Jemena Asset Management (3) Pty Ltd v Coinvest Ltd [2011] HCA 33 (member of FCAFC)

    Tabcorp Holdings Ltd v Bowen Investments Pty Ltd [2009] HCA 8 (member of FCAFC majority, writing jointly with Finkelstein J)

    On a completely different matter, Gordon J’s entry in Who’s Who indicates (contrary to what was reported in several news articles) that she is 50, not 51.

  2. Thank you. I agree that the pattern of recusals is clear. (I have previously bemoaned the lack of public announcements of recusals by the HCA, reducing us to such guesswork. A minor concern, admittedly.)

    I had noticed the discrepancy on age reports but had (wrongly) assumed that it reflected the difference between her age now and her age on joining the bench. However, wikipedia reports her age as 19 November 1964, making her 50 now (and 50 2/3 on appointment) and due for retirement in late 2034. I’ll edit the article accordingly.

  3. Aren’t you forgetting Gaudron J? At 44, she was younger when appointed than Dawson J (who had been appointed at 48).

  4. I suppose the spousal issue is noted because otherwise the story would be ‘boring’ to the average reader.

    A similarly pointless fact found its way into The Australian’s initial article on the judgment in the Cunneen case where the journalist (a female amazingly) noted that Ms Tilley had breast implants, a fact which was completely unrelated to anything reported in the article.

  5. I don’t think the spousal issue (at least for Gordon J’s appointment) is un-newsworthy (it is, after all, seemingly unprecedented); rather, I think its presence as the lead required some explanation. There are a number of angles that perhaps could have been taken – nepotism in the appointment process? the possibility of Hayne J’s continued influence on the Court? an unfortunate caveat on the Court’s gender diversity? – but the media wasn’t willing to go there (for good reason.) I’m sure you’re right that the answer is to interest a bored public: ‘Otherwise boring court staffing matter has a (sorta) sexy angle’. That’s why I drew the analogy to Hayne J’s appointment. Personally, I can’t think of a duller topic than the personal lives of judges.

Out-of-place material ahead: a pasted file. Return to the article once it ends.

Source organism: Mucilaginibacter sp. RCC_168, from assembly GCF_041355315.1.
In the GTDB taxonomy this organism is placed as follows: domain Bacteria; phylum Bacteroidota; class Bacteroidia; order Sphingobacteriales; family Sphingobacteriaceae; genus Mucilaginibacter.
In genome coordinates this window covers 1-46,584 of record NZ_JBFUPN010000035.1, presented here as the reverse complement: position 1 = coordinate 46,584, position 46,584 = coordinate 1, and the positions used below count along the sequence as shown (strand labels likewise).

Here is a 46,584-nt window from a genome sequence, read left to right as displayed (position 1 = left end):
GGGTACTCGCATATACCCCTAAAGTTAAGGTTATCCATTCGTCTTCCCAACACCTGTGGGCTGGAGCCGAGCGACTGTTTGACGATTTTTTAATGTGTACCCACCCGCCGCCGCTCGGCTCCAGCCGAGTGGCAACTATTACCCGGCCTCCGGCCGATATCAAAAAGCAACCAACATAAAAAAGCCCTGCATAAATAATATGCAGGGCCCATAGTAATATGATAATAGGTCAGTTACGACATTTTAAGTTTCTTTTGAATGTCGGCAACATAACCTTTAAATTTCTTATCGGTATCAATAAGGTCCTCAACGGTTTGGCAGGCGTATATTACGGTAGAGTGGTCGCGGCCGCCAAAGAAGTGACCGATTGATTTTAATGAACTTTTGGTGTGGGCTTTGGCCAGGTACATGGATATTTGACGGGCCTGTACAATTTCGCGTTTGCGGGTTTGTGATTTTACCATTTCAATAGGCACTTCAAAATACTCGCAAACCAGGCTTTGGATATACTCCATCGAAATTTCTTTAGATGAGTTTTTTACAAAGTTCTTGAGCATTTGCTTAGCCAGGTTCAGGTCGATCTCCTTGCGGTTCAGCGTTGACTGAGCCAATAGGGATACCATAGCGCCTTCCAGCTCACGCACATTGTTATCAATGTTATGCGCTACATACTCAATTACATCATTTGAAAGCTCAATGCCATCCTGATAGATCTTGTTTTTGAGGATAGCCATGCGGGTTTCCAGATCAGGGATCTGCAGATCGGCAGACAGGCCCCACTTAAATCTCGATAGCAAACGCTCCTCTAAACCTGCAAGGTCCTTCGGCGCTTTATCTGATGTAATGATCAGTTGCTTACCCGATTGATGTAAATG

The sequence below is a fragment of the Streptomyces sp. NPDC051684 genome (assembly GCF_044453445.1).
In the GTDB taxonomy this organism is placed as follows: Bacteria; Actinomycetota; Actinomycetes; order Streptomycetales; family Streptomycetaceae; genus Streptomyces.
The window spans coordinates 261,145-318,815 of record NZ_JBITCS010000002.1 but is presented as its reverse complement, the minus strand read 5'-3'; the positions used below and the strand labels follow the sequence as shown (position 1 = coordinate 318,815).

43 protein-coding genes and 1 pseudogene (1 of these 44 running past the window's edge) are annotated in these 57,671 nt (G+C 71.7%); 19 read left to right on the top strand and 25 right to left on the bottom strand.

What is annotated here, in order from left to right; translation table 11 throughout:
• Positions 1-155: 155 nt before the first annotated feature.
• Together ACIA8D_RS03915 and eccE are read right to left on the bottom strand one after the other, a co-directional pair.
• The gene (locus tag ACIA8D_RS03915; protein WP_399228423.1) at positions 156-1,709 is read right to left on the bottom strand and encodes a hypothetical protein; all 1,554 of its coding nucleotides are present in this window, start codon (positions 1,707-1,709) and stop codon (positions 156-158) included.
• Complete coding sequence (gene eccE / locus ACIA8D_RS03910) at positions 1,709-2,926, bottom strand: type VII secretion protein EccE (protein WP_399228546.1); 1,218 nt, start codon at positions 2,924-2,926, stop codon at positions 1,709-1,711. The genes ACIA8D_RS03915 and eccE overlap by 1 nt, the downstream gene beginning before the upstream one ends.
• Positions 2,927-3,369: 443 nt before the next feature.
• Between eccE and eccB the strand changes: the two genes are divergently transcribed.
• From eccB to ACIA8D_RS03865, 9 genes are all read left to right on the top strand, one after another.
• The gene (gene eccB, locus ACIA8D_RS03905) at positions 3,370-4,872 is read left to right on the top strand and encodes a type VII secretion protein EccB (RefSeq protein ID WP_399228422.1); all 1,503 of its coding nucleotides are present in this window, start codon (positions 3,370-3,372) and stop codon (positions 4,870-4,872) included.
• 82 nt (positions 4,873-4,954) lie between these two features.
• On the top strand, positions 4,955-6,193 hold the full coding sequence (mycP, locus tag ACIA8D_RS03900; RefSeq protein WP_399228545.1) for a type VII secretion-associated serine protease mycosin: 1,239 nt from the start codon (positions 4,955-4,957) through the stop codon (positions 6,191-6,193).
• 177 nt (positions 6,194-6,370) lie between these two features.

The detail about Sonia Tilley’s breast implants had passed me by (again, a perhaps sad indication of what catches my eye in these matters.) However, some googling reveals that her implants aren’t irrelevant to the case, as they supposedly provided a factual basis for a supposedly false supposed claim (supposedly encouraged by Cuneen) that supposed chest pains supposedly prevented her from taking a breath test.

  6. Gordon is an excellent lecturer, lawyer and charitable person but a poor judge. The AFR Editorial on Thursday last agrees:

    I believe it sets back the women’s movement by promoting cronyism instead of merit. Also whilst Women 5 v Men 47 after this appointment we continue to have SA 0 v Rest 52 and TAS 0 v Rest 52. A female jurist from SA should have been an option instead of this poor appointment.

    Here is my take on Gordon’s judicial qualities:

  7. Australian High Court judge = $529,190
    US Supreme Court judge = $246,800

    The Hon Justice Gordon and Hayden J (retired) will take home $821,078 in their first High Court year. Is that a fair price for nepotic cronyism for the taxpayer? Why does such a fat cat superannuation system still exist?

    Appointments like this one undermine public confidence in the judiciary.

    Australia needs a judicial appointments commission to prevent such cronyism from happening again. See:

    “In a democracy, every educated citizen should have an understanding of the role of the judiciary, the manner in which the courts function and the history of the
    relationship between the courts and other organs of government. This is particularly important because … the independence and authority of the judiciary, upon which the maintenance of a just and free society so largely depends, in the end has no more secure protection than the strength of the judges themselves and the support and confidence of the public.”

    Sir Harry from Cunningham (ed), Fragile Bastion: Judicial Independence in the Nineties and Beyond, (1997) at v